hong kong protests
Source: commons.wikimedia.org, Credits: Hf9631
  • Hong Kong’s ISPs association warns of the dire results that internet restrictions would have.
  • Imposing such restrictions would be an endless vicious circle of making them stricter.
  • The end result would be the undermining of business in the area, as all investments would go elsewhere.

The Hong Kong Internet Service Providers Association (HKISPA) has published an open letter addressed to the island’s government and the mainland China authority. As the letter warns, internet restrictions won’t only damage the democracy in Hong Kong, but also the economy on both the island and mainland China. As they further explain, it would be technically challenging and practically impossible to block any services effectively anyway, while the idea of establishing a large-scale surveillance firewall would fail miserably. As they predict, such efforts would lead to a situation of an ever-increasing level of restrictions, and the eventual removal of Hong Kong from international business shortlists.

HKISPA considers Hong Kong’s open internet to be the crucial key to its success, and an absolute prerequisite for the drawing of foreign investments. As they point out, the region is home to over a hundred data centers, serving as a coveted telecommunications hub. A characteristic example of the dire results that the recent developments in the area have brought is the Facebook Libra investment that has qualified Singapore as a safer choice. This is one huge loss for Hong Kong, but further restrictions will only accelerate the losses and speed up the decay of the local investment space.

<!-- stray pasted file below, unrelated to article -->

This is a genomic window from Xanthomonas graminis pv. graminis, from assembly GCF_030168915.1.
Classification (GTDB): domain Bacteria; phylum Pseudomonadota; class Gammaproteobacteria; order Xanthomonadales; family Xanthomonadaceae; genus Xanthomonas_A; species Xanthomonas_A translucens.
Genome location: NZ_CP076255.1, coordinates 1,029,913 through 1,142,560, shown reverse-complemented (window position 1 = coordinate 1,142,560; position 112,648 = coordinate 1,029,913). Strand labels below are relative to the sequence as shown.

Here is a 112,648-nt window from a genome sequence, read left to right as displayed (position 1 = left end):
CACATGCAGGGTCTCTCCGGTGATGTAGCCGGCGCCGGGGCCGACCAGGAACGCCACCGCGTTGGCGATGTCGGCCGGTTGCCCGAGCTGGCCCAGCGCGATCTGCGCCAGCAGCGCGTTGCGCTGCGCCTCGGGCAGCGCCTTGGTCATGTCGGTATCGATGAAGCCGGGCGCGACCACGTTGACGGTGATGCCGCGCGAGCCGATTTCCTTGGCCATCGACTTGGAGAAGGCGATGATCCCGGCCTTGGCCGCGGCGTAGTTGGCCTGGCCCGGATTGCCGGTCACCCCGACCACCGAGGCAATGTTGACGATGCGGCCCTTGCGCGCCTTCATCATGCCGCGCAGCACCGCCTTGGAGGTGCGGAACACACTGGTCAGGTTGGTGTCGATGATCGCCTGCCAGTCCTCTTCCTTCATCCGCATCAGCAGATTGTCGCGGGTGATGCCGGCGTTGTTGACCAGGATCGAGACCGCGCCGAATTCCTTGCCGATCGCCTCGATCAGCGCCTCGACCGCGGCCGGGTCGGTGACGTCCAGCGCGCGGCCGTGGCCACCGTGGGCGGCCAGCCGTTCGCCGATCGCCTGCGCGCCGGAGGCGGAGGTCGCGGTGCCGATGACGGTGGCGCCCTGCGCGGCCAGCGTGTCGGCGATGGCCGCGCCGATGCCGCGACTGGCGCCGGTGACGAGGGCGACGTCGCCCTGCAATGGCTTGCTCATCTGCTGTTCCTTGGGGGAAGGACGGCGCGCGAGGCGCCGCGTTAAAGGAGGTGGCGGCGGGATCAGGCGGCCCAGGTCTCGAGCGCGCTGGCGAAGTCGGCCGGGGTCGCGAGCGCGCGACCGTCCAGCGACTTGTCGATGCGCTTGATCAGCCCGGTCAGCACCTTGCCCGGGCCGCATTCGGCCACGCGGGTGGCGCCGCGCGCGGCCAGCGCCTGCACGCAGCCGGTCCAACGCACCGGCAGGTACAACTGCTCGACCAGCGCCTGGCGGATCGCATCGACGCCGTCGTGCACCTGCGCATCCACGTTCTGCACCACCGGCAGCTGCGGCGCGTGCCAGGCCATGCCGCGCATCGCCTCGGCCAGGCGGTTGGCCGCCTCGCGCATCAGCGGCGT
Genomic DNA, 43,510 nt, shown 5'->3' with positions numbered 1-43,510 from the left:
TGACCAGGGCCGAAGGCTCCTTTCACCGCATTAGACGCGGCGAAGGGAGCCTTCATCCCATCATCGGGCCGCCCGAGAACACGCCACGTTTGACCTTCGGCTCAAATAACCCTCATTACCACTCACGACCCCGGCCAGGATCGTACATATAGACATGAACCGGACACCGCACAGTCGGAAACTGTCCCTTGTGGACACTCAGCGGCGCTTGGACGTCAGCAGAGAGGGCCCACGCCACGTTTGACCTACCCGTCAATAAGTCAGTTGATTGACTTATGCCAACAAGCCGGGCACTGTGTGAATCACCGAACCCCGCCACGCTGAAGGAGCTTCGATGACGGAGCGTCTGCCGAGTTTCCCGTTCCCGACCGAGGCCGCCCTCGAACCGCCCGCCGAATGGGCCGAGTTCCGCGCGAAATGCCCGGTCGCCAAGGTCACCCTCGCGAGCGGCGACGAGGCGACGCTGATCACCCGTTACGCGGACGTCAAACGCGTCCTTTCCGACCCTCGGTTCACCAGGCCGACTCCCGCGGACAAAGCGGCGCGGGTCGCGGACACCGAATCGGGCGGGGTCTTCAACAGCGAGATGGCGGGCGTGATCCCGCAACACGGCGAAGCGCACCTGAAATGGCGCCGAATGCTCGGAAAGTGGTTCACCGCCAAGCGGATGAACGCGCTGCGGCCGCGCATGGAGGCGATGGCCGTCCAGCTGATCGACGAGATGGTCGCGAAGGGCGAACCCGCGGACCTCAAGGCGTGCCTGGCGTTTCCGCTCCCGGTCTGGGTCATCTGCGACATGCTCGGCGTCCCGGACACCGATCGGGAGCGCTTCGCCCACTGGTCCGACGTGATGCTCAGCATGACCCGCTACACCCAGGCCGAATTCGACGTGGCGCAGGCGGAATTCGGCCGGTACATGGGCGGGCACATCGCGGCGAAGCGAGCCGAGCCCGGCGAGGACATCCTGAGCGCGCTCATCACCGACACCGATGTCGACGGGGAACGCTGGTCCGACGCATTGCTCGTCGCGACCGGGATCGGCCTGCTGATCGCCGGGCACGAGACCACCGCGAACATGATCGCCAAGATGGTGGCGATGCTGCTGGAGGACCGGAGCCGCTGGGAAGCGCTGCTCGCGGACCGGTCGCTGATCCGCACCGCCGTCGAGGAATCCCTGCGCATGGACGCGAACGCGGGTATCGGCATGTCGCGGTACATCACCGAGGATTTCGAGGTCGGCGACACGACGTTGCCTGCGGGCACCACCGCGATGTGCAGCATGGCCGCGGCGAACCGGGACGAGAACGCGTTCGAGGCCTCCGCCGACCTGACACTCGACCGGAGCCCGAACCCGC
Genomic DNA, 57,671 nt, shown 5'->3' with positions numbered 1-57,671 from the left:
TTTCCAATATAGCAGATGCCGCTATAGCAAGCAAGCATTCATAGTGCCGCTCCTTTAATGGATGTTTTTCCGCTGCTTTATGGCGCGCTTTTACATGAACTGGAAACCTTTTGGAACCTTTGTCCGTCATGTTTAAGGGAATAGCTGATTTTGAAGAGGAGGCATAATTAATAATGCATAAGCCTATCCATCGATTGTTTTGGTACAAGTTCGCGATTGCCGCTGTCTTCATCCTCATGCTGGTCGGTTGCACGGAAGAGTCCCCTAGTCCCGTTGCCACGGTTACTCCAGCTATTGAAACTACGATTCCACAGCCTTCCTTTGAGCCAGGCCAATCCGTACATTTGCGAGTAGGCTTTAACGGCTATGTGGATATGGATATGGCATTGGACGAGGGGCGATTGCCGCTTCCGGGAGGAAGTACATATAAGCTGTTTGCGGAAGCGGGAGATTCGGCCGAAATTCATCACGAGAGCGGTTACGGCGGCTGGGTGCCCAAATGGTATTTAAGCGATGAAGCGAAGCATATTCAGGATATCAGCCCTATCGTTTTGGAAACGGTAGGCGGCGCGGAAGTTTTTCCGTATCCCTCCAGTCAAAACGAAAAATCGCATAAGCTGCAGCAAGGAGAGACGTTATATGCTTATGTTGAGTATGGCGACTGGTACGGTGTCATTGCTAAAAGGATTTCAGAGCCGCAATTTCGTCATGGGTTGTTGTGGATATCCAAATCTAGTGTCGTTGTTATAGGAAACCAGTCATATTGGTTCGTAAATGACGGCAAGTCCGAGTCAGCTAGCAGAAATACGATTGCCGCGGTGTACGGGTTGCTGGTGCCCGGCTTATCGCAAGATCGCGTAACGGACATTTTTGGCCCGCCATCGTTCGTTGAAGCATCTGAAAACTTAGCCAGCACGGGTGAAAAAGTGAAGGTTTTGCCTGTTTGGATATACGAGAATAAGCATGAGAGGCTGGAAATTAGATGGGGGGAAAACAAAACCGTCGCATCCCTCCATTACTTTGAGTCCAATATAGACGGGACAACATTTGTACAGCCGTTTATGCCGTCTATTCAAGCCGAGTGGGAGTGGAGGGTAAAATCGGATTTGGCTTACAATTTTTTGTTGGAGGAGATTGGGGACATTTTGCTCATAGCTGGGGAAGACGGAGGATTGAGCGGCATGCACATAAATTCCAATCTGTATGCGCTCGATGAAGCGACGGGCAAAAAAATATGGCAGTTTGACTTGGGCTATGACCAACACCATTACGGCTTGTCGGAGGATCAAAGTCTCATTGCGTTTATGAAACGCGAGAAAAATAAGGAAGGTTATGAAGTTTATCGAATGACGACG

The problem with Hong Kong right now is that the Chinese regime wants to incorporate the special administrative region under its strict umbrella, essentially scrapping whatever form of autonomy it enjoyed since 1997. It all started when the Chinese government wanting to enable the extradition of Hong Kong citizens to the mainland back in June, with the citizens protesting against it as they feared that this would only be the start to a gradual encroachment of their liberties. Since then, a lot has happened, and various blocking efforts such as a suspicious Telegram DDoS took place.

With two months behind us now, protests in Hong Kong continue, the police crackdown has intensified, and multiple cases of police brutality have socked the international community. The Chinese government is not showing any signs of wanting to take a step back on the matter, however, as they continue to downplay the international backlash, the travel warnings, and the supporting demonstrations in other cities in the world. Now, HKISPA hopes that through their letter, they will convince the Chinese government that any plan to restrict Hong Kong’s internet will have immediate negative effects on China’s economy as well. Their arguments, however, are unlikely to persuade the government, as firewalls and blocks are all that China’s command knows and trusts. If you are in Hong Kong and having trouble accessing websites, try one of these VPN solutions.

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